50 Maharashtrians celebrate the Festival of Lights with nostalgia
This story was updated at 1045 pm on Monday, November 23, 2020
Three generations of Maharashtrians at the Deepavali 2020
More than 50 Maharashtrians arrived at a farmhouse of Komal and Rahul Save in rural Canterbury, about 45-minute drive from Christchurch, on Sunday, November 15, 2020 to celebrate Deepavali.
While most were Cantabrians, the Bhingarkar family (erstwhile residents of Christchurch) flew from Tauranga and the Nimbalkars drove from Kurow in mid-Canterbury for the occasion.
Maharashtrian women in ethnic attire at the Farmhouse Party
With homemade vegetarian food and with each family bringing Diwali Special sweet or savoury items, there was ample food with a variety of dishes.
There were games for children and adults, singing Marathi and Hindi songs and lots of chatter.
The evening ended with fireworks for children under the watchful eyes of adults.
Deepavali 2020 hosts Komal and Rahul Save
Growth with diverse professions
Padmakar Shevde, whose family now includes two grandchildren, said that he was thrilled to see so many families, including many new arrivals, joining the celebrations.
“It was pleasing to see everyone in traditional costumes enjoying together, with all homemade food. I am also happy to see the younger generation embracing our culture and language,” he said.
Mr Shevde said that there were very few families when he first arrived in Christchurch.
Our group now includes people with diverse professions, including Accountancy, Agriculture & Farming, Banking, Education, Engineering, Food Technology, Healthcare, Hospitality, Information Technology, Real Estate, Retail and Utility.
Amusement for children at Deepavali get-together
Young couple welcomed
The Shevde family spans three generations, with each of them adding value to relationships and community engagement.
Abhimanyu and Sheetal Shrikhande were the youngest couple at the Diwali Party, having got married in December 2019.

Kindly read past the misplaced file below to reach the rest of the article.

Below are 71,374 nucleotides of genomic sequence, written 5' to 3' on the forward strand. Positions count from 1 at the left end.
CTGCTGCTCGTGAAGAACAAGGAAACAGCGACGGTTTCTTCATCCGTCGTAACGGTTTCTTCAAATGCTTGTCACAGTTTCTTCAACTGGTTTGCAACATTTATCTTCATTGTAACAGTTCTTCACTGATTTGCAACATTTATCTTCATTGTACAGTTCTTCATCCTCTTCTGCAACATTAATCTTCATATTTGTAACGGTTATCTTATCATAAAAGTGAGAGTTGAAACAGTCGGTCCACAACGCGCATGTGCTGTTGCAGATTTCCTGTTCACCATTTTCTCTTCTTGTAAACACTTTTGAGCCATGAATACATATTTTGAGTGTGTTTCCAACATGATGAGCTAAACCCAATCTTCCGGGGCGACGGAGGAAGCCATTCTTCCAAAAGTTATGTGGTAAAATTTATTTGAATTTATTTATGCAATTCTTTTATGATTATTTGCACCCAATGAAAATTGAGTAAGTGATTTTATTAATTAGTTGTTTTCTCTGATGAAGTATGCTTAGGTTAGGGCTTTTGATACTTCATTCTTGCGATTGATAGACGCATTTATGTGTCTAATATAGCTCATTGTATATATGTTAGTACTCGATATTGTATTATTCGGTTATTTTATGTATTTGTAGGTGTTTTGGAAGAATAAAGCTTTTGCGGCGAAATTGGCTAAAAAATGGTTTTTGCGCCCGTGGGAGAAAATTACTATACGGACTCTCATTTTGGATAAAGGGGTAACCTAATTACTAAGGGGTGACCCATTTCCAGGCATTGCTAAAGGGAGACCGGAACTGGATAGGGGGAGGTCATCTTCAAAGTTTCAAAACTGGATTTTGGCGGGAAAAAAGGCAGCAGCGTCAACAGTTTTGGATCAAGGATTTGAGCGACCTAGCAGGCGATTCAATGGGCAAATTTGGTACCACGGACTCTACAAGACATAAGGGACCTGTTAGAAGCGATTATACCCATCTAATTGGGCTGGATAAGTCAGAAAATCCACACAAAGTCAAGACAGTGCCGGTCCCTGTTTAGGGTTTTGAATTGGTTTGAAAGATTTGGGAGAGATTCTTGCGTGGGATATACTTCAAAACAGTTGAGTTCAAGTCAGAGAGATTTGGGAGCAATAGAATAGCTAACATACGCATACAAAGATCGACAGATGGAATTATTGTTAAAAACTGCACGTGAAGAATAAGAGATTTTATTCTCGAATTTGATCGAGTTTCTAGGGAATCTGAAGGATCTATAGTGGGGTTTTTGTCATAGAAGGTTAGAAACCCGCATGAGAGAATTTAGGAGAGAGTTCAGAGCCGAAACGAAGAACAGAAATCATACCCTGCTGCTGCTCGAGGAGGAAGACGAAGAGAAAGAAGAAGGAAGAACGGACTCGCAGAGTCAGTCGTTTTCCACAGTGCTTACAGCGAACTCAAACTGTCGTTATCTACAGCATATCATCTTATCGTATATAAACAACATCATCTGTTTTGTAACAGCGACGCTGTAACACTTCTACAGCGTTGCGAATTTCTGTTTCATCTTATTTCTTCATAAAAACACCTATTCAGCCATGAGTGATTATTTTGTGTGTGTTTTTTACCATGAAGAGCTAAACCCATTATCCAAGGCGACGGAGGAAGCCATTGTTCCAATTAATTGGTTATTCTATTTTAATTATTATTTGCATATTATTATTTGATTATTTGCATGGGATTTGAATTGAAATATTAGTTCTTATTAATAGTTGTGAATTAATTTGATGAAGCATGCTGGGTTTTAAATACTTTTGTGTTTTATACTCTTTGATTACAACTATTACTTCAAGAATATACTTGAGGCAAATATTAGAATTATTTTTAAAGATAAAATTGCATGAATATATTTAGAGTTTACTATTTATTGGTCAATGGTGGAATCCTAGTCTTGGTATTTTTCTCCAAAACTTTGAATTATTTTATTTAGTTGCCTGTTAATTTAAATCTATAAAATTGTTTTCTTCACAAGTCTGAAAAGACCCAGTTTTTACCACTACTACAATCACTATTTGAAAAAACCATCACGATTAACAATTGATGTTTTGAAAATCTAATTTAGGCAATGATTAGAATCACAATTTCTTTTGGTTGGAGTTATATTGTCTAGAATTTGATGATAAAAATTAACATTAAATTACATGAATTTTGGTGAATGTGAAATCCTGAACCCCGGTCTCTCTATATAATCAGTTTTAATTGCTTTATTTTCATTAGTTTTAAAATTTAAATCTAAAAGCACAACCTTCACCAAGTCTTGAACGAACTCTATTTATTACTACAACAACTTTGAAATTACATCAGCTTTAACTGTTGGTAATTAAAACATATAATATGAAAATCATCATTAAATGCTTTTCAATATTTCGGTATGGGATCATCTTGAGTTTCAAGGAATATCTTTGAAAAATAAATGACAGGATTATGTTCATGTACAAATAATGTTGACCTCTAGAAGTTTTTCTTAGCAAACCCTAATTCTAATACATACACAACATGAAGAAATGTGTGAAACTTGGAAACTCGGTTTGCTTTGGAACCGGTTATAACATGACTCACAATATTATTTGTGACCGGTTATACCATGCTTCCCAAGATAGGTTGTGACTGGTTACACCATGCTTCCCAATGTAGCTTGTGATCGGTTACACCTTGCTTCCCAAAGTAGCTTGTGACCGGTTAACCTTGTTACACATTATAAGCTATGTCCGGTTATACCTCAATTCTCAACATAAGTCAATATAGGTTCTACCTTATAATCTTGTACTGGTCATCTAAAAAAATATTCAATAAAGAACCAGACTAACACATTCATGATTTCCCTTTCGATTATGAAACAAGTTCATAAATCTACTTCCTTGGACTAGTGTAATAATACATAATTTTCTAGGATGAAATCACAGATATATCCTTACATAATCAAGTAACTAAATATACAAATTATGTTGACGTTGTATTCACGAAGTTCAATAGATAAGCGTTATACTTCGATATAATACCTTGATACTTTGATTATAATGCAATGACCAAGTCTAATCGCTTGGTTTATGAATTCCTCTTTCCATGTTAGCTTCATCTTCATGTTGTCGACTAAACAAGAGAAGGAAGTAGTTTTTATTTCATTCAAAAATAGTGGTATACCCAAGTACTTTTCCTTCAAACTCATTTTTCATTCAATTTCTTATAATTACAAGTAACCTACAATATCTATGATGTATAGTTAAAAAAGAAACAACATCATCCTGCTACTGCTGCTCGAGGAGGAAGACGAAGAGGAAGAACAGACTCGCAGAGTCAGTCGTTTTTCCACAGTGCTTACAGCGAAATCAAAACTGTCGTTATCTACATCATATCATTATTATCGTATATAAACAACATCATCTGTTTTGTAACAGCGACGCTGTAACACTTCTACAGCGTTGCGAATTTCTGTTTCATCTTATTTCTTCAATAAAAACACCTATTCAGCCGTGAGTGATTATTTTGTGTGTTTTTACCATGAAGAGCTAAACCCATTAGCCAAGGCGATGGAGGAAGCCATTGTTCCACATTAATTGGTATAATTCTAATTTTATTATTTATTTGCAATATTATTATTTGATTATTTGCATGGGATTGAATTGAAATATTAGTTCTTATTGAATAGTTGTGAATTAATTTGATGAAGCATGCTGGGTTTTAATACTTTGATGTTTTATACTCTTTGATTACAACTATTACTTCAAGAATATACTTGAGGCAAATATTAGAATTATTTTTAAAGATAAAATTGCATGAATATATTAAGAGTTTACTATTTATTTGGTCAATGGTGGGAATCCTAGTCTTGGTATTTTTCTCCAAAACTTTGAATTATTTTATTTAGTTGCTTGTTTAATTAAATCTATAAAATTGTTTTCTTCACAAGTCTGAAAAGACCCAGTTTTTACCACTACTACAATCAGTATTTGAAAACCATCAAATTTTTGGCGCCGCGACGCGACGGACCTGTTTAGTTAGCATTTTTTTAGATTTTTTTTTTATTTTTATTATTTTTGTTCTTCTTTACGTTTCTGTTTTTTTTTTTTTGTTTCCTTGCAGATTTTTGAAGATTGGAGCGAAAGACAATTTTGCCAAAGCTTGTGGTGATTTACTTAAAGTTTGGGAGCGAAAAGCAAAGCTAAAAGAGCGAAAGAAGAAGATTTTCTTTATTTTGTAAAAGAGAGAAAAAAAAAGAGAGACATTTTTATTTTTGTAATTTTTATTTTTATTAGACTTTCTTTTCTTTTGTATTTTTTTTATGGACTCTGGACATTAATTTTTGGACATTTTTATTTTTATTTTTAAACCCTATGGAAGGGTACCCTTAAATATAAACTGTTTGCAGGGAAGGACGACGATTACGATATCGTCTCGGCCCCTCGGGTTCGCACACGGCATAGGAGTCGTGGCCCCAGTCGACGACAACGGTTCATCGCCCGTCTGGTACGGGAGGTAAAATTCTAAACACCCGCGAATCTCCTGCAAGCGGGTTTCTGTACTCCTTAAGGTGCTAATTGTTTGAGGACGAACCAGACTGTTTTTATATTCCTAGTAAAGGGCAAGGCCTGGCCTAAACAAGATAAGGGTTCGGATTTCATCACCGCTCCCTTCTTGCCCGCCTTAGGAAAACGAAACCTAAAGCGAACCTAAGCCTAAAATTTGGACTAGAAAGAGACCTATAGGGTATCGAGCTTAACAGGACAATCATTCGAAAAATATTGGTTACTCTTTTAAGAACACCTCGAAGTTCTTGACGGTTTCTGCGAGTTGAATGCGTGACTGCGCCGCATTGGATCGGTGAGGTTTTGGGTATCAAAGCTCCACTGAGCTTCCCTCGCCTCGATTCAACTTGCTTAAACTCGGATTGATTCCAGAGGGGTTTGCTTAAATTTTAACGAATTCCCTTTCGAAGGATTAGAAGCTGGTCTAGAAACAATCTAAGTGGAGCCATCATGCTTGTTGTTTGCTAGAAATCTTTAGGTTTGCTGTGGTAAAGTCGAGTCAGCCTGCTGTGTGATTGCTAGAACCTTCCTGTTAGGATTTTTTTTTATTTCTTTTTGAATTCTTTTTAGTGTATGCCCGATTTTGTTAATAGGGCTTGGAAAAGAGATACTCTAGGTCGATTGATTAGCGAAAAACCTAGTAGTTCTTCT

Abhimanyu said that they got to a challenging start this year with Sheetal arriving in New Zealand under travel restrictions imposed under Covid-19. Their parents however could not come to New Zealand to mark the first Diwali of their children after their marriage (a Hindu tradition).
However, they were delighted to receive the invitation to join the celebrations of the large Maharashtrian community.
Sweets and Savouries to mark Deepavali 2020
Abhimanyu and Sheetal said that they felt at home almost immediately after arriving at the farmhouse and that they could be a part of the enjoyment and festive spirit. The tone of friendship and camaraderie continued after the event, with others sending invitations to connect through social media (Facebook and WhatsApp).
Mumbai Street food galore
Veena Joshi’s Pani Puri (Gol Gappe) stall was the most popular event of the celebration.
It would not be an overstatement that the atmosphere mirrored that of a Pani Puri stall at Juhu beach in Mumbai or Peshave Park in Pune, with everyone enjoying the dish.
Veena echoed Padmakar’s comment that it was so nice to see that language, culture, food and traditions were not only being preserved but passed on to the younger generation.
She said that there were only eight families when she first arrived at Christchurch, and for many years she did not feel any excitement of Diwali in Christchurch.
She is now excited to prepare for Diwali like in India, with ethnic wear, food, decorations, et al.
Komal and Rahul Save, who manage a dairy farm, said that they were so pleased that everyone accepted their offer to host the celebrations at their ‘farm-house’ in the Eyrewell Forest area.
They said that all the efforts needed to host more than friends were memorable.
Shirish Paranjape is our Correspondent based in Christchurch. He and his family have been active in the Maharashtrian and wider community in Canterbury since their migration from Mumbai in 2002.
The above story has been sponsored by